The key exchange came after the interviewer, Martha MacCallum, asked Kavanaugh about unsubstantiated insinuations from lawyer Michael Avenatti that Kavanaugh might have been present at parties where women were gang-raped.
That’s totally false and outrageous. I’ve never done any such thing, known about any such thing. When I was in high school – and I went to an all boys Catholic high school, a jesuit high school, where I was focused on academics and athletics, going to church every Sunday at Little Flower, working on my service projects, and friendship, friendship with my fellow classmates and friendship with girls from the local all girls Catholic schools.
And yes, there were parties. And the drinking age was 18, and yes, the seniors were legal and had beer there. And yes, people might have had too many beers on occasion and people generally in high school – I think all of us have probably done things we look back on in high school and regret or cringe a bit, but that’s not what we’re talking about.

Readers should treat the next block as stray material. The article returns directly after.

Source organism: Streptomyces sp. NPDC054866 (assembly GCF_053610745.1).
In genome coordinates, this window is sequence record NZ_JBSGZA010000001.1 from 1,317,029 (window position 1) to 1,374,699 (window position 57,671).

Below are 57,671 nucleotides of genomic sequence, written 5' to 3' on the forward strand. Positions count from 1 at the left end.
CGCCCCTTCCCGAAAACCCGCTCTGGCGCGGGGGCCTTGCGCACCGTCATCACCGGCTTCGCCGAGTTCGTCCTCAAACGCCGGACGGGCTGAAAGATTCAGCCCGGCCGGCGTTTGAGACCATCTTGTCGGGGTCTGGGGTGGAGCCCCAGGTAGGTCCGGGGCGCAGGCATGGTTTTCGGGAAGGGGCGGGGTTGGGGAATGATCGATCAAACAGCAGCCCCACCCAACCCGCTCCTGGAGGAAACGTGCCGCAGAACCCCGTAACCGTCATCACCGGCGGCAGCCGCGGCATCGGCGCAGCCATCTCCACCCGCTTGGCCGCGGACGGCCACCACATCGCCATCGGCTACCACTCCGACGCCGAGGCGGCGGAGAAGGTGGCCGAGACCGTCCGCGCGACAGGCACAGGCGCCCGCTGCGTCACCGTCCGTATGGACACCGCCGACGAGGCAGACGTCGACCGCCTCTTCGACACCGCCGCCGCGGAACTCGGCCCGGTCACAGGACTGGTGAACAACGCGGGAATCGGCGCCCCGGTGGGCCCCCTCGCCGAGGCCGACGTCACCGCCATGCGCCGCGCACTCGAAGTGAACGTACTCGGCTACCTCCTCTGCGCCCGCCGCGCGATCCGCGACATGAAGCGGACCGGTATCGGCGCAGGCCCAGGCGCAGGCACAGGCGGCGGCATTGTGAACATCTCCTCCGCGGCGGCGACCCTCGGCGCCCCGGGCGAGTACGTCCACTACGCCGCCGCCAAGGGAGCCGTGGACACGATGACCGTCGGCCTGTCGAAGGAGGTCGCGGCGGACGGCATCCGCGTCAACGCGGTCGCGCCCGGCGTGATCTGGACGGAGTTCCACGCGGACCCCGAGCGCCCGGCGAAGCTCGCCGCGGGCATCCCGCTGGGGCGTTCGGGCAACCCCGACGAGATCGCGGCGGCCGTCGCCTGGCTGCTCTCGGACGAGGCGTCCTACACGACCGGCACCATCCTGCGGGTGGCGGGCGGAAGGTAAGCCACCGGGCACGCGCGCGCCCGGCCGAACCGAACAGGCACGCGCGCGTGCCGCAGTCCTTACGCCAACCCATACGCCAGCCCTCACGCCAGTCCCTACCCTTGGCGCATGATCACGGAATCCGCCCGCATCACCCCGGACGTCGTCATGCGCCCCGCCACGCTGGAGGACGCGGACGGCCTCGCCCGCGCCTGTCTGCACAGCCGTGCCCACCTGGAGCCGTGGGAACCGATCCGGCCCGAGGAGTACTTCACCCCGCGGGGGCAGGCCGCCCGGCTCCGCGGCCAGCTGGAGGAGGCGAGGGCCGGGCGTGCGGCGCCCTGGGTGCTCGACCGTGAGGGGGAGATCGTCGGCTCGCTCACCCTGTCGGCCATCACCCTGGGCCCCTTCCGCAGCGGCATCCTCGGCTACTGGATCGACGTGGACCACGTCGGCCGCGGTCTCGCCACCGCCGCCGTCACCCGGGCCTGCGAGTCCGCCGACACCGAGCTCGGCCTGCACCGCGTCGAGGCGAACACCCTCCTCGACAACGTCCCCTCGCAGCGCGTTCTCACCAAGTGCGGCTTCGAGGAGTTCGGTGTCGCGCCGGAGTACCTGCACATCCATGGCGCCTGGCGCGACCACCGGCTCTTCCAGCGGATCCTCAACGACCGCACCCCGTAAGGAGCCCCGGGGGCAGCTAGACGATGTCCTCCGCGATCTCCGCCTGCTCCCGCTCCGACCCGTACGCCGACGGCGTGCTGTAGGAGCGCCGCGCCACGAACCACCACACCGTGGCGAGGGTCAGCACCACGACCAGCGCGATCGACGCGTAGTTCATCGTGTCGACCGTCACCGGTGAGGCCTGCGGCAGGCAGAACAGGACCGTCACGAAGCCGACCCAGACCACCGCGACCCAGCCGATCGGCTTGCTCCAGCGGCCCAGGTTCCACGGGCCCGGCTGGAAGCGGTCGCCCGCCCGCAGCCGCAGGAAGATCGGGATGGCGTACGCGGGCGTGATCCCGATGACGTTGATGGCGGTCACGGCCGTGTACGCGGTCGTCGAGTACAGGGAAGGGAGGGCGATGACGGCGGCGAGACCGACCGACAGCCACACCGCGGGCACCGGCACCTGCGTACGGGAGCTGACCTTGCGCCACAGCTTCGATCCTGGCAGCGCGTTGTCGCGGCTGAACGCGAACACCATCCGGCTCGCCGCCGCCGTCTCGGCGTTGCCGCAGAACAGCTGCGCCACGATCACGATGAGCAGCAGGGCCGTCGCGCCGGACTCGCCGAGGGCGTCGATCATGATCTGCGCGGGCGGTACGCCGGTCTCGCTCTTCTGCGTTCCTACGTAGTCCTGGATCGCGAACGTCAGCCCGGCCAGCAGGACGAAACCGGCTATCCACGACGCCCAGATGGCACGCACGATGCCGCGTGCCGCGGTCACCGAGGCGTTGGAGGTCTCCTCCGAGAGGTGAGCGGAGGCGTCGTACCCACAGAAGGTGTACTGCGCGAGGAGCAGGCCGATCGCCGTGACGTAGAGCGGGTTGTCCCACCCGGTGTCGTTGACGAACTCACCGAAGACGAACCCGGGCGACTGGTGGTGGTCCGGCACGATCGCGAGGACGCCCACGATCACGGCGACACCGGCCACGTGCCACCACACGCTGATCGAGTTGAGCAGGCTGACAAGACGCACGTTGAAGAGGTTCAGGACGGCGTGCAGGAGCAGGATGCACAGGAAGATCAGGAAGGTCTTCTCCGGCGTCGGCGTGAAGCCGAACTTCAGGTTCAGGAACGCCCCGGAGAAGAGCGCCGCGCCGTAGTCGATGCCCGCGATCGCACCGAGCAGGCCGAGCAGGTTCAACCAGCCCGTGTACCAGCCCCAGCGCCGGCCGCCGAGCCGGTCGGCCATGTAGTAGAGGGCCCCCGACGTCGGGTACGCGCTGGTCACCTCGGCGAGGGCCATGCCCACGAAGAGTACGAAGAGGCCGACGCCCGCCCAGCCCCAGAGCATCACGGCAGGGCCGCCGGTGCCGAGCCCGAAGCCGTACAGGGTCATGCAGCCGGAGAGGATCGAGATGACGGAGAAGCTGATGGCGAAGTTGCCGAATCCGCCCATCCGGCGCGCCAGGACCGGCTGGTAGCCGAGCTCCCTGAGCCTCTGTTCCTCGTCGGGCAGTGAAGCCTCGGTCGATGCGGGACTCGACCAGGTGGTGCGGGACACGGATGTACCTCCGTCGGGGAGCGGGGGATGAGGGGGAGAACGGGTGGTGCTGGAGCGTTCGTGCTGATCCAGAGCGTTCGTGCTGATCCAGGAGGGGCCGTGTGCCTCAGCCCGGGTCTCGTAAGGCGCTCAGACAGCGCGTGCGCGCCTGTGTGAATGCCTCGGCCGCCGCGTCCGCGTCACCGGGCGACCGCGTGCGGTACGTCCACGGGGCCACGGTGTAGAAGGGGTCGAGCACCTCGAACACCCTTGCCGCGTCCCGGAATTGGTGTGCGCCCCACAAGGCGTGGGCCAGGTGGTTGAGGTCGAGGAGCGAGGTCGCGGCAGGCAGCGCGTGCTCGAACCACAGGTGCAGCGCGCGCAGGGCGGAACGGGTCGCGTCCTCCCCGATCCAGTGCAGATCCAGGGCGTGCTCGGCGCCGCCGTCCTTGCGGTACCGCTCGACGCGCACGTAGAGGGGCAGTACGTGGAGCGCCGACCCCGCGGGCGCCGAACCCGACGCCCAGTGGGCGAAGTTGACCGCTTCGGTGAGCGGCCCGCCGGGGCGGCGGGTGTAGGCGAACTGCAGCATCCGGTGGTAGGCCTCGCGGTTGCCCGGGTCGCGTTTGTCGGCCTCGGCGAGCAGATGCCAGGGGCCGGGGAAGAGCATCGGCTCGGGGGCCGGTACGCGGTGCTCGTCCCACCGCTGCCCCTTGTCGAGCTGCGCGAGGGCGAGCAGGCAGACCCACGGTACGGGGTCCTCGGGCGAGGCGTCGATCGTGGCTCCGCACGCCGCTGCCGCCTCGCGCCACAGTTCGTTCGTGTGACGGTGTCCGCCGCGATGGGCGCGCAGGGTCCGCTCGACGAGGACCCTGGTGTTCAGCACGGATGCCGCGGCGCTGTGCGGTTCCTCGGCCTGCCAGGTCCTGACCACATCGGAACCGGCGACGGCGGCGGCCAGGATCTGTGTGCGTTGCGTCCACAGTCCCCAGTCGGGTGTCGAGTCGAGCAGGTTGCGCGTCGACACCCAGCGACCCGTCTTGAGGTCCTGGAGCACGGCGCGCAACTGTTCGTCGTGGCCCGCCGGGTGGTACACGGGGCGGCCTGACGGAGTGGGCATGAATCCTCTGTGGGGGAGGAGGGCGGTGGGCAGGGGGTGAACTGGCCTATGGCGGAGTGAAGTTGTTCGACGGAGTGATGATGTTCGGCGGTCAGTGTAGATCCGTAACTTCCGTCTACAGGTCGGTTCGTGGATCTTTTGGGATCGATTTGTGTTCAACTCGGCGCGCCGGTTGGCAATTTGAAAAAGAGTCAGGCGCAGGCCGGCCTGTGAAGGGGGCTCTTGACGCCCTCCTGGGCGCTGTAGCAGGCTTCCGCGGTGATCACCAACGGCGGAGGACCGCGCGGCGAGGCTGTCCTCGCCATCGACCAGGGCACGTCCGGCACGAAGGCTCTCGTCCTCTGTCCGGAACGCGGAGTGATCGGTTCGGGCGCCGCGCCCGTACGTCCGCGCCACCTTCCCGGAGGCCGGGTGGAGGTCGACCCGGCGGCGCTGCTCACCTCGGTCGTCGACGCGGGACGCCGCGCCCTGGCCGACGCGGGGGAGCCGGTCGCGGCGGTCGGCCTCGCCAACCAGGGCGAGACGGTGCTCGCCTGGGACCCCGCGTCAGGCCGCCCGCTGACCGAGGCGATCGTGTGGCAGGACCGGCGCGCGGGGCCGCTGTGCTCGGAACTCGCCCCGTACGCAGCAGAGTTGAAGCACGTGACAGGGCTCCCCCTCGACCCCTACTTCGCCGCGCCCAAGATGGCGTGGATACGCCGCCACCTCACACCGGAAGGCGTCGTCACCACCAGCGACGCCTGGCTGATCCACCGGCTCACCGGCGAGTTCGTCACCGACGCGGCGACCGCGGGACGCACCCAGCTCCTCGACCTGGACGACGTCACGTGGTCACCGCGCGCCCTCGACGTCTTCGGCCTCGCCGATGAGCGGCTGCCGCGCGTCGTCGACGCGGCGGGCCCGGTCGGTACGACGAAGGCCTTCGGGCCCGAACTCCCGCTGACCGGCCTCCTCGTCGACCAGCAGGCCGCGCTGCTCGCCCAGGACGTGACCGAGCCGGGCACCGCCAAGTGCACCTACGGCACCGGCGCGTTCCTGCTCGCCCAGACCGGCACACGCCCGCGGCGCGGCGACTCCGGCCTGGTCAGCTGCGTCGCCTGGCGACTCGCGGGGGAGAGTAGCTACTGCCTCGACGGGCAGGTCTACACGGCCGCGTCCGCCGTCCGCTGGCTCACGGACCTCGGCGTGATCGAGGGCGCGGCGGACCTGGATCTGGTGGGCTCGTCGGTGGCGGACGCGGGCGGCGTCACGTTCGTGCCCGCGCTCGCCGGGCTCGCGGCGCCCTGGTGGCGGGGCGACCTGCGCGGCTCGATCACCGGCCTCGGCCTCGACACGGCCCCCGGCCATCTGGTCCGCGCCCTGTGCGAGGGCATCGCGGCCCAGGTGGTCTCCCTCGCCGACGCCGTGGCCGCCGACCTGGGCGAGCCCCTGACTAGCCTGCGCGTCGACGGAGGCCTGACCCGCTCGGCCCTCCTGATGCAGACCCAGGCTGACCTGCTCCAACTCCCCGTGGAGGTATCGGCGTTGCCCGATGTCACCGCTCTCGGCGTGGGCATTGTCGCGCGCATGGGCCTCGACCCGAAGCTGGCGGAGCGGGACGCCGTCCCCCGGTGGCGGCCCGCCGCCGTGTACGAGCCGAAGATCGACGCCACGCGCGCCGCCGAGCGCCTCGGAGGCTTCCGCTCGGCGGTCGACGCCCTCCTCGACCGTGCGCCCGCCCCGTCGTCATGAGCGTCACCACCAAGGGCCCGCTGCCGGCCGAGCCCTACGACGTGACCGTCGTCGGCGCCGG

One big problem here is that Kavanaugh turned 18 in February of 1983 and Maryland raised its drinking age to 21 back in July of 1982. What he is perhaps misremembering is that the District of Columbia had a lower drinking age of 18 through the mid-1980s, so it was common at the time for high school seniors from the Maryland suburbs to buy beer legally in the District.
Now obviously anyone who has ever attended a party in high school or college at which alcohol was served is going to be rightly skeptical of the claim that Kavanaugh routinely attended house parties where underage drinking was banned. But his basic claim about the legal drinking age at the time is also provably false, a small fact that he probably neglected amid the larger implausibility of the overall argument.